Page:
The Electoral College's Last Vote?

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West Virginia's presidential electors unanimously cast their votes for Bush

It's all over but the counting.

No, no, don't worry, we're not reopening the case in Florida. We're thinking instead of those 538 electoral college voters who on Monday headed to their state capitals to cast their official ballots for Al Gore and George W. Bush. And if all goes as planned — and nearly everyone seems to think it will — Bush will go to bed as the proud custodian of 271 electoral votes, one more than needed to nab the presidency. Congress will count the votes on January 6 and then, at long last, it will all be official.

Rumblings among the electorate
But while Bush will take home the prize, not everyone is happy about the way he won it. Newspaper editorial boards, pundits and politicians alike are wringing their hands over the confusion this election has wrought — and some go so far as to call for an end to the electoral college system altogether. The process, some argue, is outdated and counterintuitive.

Why maintain, they argue, a strategy that denies the people their popularly elected president? (In this case, that would be Al Gore, who won November's election by about 330,000 votes but lost in the electoral count 271-267). The quick answer to that question? Habit and vested interests.

A guard against big-city rule?
Initially designed to protect the interests of smaller states and to overcome the geographical and communication obstacles inherent in the newly established republic, the electoral college, its opponents contend, is also a vestige of a paradoxically imperialistic philosophy toward democracy. The founders, it seems, did not trust the people to elect a candidate directly; the intellectual challenges of understanding a campaign might be beyond their ken. Instead, the people could vote for electors, who would travel, ostensibly on the voters' behalf, to cast their votes for the chosen candidate. It also was set up — for the same reason that each state has two U.S. senators — to ensure that large states didn't ride roughshod over their smaller brethren.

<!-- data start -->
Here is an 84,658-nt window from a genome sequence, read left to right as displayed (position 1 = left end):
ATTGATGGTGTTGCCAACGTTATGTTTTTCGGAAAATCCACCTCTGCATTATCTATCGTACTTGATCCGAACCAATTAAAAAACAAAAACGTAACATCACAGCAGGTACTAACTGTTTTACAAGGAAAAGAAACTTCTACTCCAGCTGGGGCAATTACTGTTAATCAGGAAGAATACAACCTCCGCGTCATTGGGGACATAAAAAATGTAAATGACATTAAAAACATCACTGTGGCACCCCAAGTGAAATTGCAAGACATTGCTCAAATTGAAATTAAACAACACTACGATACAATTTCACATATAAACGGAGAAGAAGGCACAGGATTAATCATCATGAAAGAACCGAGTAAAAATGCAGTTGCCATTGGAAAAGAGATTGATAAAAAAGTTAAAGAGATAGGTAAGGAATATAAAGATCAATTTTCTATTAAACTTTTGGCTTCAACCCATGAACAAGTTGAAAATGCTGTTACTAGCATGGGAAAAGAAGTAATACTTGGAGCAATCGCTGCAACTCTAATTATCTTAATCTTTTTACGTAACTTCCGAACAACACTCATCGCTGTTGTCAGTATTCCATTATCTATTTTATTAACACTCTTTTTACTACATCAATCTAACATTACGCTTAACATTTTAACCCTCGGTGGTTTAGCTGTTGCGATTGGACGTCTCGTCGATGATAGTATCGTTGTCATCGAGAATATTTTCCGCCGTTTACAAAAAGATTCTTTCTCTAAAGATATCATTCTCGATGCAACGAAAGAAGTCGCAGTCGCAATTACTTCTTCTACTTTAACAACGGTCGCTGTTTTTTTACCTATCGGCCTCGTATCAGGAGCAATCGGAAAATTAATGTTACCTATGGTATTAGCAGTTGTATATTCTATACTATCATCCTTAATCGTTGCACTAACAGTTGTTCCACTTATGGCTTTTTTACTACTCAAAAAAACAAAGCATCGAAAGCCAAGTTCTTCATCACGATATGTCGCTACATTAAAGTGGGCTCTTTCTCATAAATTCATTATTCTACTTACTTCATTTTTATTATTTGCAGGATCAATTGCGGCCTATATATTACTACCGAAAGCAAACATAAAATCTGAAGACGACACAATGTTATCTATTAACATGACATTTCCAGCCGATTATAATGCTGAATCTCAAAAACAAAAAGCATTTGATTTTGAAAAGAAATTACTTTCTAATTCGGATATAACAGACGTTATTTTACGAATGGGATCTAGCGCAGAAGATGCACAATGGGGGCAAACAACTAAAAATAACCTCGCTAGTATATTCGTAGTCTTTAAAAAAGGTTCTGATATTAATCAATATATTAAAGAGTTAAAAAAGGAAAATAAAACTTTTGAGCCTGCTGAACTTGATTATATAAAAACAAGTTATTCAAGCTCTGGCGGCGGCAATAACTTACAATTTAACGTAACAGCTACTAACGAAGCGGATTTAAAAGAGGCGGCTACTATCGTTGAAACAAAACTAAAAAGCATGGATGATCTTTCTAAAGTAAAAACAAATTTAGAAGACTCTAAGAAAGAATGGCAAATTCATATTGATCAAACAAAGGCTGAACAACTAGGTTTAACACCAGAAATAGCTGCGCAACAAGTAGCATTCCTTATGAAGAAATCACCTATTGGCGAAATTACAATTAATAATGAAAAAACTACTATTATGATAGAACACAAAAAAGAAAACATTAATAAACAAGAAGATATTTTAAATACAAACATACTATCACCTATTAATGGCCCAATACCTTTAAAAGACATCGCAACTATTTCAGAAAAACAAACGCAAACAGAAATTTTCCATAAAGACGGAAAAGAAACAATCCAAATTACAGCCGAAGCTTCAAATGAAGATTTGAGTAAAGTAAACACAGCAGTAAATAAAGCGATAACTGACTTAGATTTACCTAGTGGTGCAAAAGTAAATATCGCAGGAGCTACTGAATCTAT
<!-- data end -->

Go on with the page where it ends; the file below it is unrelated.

So what's keeping this process in place today? Some of its defenders consider the electoral college a safeguard against citified control over the election process. If we abandon the current system, the argument goes, and popular vote gains preeminence, the inhabitants of the nation's four or five most populated states might decide presidential elections on their own. And while residents of said states might not have a problem with such an outcome, folks out in North Dakota and Montana might see things a bit differently. Citizens of sparsely populated areas (and the congresspersons who represent them) have grown fond of the electoral system, which affords them a disproportionately loud voice in the voting process. Wyoming, for example, casts the minimum three electoral votes; one for each senator and one for their sole representative — whereas New York is assigned 33 votes; one for each senator and one for each representative. The problem in that calculation lies in the fact that the population of New York State is more than 36 times the population of Wyoming — so why doesn't the Empire State cast 108 electoral votes? That's exactly the question many of those representing thinly populated states don't want you to ask.

Waiting for change? Don't hold your breath
For all the grousing about the current situation, and the tumult it so memorably precipitated over the weeks following the election, most constitutional scholars agree that sweeping changes are unlikely. We're a nation fond of tradition — particularly our own — and while we're probably ready for some serious overhaul to the ballots themselves (perhaps in the form of federalized voting standards — no more chads!) it won't be easy to convince the political establishment to vanquish a voting methodology as old as the country itself.